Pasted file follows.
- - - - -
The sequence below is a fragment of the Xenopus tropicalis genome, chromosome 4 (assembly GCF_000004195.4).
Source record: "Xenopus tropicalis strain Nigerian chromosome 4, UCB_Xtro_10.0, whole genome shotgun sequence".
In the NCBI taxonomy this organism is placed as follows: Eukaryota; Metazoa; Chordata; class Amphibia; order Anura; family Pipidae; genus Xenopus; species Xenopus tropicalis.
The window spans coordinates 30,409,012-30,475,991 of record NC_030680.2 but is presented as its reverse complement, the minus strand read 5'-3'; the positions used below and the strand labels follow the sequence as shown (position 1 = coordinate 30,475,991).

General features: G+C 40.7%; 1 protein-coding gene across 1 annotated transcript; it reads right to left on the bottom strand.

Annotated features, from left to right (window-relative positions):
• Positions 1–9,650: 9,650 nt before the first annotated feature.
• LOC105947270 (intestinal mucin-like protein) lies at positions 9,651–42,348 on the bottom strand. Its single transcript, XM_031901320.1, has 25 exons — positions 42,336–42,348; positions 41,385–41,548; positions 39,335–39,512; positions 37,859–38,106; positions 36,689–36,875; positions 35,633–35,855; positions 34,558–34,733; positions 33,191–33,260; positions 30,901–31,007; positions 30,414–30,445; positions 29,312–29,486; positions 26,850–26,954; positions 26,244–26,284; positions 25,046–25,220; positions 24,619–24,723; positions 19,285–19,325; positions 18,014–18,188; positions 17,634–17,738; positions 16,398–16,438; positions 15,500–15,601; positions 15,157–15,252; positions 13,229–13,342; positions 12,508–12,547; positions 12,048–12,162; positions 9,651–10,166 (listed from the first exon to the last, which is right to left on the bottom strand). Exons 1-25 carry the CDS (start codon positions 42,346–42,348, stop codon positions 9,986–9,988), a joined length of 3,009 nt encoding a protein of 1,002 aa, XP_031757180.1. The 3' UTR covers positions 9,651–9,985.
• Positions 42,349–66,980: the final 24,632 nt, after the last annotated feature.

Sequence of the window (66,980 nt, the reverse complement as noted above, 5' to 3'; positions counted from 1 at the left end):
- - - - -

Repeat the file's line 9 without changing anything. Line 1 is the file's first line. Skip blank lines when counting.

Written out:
• Positions 42,349–66,980: the final 24,632 nt, after the last annotated feature.